This was made possible thanks to the growing support of the European Parliament and significant successes in the European Parliament’s reports on AI. In particular, some reports have started to reflect our policy recommendations relating to the use of AI applications in judicial proceedings or predictive policing, AI and discrimination and biometric mass surveillance. 116 MEPs wrote a letter supporting our open letter and calling for red lines and for fundamental rights to be at the center of the AI regulation. 

Effective press and communication actions have put the EDRi network on the map as a key actor on AI in Brussels and beyond. EDRi was mentioned 25 times in the press in the first cycle of responses to the AIA, including in Politico, EU Observer, EuronewsThe Economist, NYT, ReutersThe Verge, the Wall Street Journal, Wired, the Financial Times and Bloomberg. Coverage was also available in German, Italian, Spanish, French and Greek in addition to English. This is the result of both the official press release and EDRi’s “hot takes” twitter thread which lead to 164.7K impressions on the day of the live tweeting and 100 new followers. 

The unique role of the Reclaim Your Face campaign

The Reclaim Your Face campaign and European Citizens’ Initiative (ECI) calling for a ban of biometric mass surveillance practices has played a determining role in our tools for public pressure. The fact that the European Commission had to validate the ECI when it launched, forced a public recognition of the EU institution’s competence on the matter of biometric mass surveillance. A number of European Commission staff have publicly and privately stated that Article 5 of the AIA (prohibitions) would not have been there without civil society advocacy and campaigning, including attention raised by the ECI .

Campaign efforts have also shifted the narrative related to biometric mass surveillance, evidenced by two recent national Data Protection Authorities decisions in Italy and the Netherlands. Both the Greens/EFA and the Left groups in the European Parliament have explicitly supported the ECI, with now over 10% of the European Parliament having publicly endorsed the campaign through open letters, and almost half of the Parliament (283 MEPs) supporting it in a key vote. 

EDRi’s mobilising and inclusive role

EDRi has deliberately promoted voices and expertise that are not normally heard or valued in EU decision-making processes. Significant coalition building efforts, such as Dignity Dignity workshops with groups representing those most impacted by AI systems and the mobilisation of over 60 human rights organisations has emphasied the need for the most marginalised in our society to be actively included in campaigning and the policy-making process. This approach had a concrete impact on the final proposal, for instance on predictive policing.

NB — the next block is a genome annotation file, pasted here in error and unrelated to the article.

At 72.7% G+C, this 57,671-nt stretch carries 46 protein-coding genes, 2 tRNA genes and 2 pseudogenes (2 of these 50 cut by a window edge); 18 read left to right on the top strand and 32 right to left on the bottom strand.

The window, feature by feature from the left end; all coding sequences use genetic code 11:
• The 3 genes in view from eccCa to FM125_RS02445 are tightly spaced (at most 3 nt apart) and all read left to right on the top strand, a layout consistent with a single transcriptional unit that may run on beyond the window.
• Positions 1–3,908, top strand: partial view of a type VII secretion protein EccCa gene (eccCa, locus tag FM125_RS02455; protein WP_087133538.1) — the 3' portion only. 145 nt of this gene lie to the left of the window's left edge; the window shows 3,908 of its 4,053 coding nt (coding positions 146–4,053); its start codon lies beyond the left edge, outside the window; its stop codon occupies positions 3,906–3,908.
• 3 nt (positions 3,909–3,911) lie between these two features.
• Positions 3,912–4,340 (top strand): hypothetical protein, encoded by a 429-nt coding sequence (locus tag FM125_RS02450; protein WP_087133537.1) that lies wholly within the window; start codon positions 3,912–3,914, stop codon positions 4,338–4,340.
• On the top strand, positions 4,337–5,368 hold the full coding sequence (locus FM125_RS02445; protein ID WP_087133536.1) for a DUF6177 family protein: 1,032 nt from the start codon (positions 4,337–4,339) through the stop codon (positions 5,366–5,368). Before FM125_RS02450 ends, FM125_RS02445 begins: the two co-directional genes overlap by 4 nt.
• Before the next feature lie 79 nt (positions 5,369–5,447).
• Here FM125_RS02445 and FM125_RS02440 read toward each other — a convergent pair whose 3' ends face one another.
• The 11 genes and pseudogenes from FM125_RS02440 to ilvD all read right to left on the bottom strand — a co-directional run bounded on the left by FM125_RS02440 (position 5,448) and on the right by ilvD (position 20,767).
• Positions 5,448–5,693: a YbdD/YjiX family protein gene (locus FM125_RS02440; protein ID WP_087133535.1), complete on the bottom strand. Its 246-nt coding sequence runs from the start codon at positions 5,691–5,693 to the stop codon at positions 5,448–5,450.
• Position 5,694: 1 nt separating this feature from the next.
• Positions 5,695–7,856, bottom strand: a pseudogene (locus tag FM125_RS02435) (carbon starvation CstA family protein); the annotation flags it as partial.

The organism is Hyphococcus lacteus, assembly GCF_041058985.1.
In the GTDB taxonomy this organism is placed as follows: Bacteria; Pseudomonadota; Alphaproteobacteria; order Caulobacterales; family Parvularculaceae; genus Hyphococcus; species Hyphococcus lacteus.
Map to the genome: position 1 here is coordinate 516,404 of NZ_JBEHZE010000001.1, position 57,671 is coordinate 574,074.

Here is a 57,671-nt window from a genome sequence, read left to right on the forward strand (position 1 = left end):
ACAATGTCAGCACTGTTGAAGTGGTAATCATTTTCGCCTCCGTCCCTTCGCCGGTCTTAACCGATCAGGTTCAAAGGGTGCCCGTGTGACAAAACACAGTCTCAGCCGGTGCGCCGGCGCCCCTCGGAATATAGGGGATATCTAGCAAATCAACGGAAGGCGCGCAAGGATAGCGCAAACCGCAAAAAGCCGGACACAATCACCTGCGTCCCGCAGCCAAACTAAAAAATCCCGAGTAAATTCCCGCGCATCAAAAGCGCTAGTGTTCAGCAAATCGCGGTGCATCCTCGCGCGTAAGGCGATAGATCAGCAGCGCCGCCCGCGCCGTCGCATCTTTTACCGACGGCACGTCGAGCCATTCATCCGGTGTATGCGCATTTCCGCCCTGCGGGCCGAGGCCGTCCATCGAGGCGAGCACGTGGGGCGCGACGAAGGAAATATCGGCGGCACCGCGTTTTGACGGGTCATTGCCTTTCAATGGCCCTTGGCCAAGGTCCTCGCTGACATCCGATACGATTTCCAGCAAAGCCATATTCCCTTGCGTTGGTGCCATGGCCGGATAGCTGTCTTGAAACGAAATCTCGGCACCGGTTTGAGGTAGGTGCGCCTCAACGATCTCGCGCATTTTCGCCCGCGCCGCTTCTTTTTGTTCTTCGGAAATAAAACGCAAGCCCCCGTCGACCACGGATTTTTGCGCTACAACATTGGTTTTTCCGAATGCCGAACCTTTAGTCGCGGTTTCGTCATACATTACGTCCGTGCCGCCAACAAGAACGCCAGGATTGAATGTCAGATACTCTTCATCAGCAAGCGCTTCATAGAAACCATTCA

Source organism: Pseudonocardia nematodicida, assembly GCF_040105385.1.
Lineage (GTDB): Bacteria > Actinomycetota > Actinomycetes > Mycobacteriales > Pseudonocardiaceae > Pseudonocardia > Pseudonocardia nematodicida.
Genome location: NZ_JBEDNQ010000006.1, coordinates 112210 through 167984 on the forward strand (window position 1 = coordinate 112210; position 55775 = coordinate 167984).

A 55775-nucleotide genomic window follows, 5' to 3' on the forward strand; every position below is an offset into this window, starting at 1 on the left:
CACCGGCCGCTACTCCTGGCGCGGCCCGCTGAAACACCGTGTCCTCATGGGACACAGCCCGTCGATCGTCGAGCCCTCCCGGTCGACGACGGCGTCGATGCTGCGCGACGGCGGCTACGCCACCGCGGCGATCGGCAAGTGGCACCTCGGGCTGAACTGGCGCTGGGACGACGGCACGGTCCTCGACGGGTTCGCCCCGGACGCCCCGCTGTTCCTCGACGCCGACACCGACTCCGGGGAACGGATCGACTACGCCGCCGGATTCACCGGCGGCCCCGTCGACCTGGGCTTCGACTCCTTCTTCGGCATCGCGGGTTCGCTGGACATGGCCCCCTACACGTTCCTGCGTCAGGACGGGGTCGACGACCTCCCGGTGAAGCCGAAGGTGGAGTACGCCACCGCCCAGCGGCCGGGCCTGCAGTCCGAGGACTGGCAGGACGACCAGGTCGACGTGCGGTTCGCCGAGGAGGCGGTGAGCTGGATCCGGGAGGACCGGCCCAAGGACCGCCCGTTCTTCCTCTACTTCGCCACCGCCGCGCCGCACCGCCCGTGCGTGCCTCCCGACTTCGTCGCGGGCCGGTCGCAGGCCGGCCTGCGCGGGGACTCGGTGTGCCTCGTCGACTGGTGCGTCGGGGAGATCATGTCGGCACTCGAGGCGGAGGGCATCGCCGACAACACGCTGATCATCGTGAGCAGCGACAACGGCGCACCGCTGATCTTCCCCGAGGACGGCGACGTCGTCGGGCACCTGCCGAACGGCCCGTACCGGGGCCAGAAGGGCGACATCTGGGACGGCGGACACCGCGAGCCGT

What we learned 

EDRi is still working though substantive feedback and reflective sessions to inform its strategy moving forward. So far, we have learned that coordination within and beyond the EDRi network is effective but requires a strategic approach and sustained efforts. Centering the voices and expertise of people affected by AI systems matter and can lead to change such as countering corporate lobbying. Once more, we have realised the relevance for policy makers to benefit from specific case studies that NGOs with access to local or national actors can bring. On the legal front, we benefited from the early work of the Fundamental Rights Agency (FRA) and of our own network of legal professionals to make clear requests towards future legislation.

People in Europe are concerned about states and corporations making creepy predictions based on AI and biometric data. The growing movement around the Reclaim Your Face campaign is pressuring legislators to put in place the necessary limits before illegal and unsafe systems are employed outside of democratic oversight. 

EDRi will continue to center human rights to prevent AI discrimination and mass surveillance. You can join the coalition by signing the European Citizens Initiative to ban biometric mass surveillance.

Image credit: Lorenzo Miola/ Fine Arts

(Contribution by:)

Claire Fernandez

Executive Director

Twitter: @CFerKic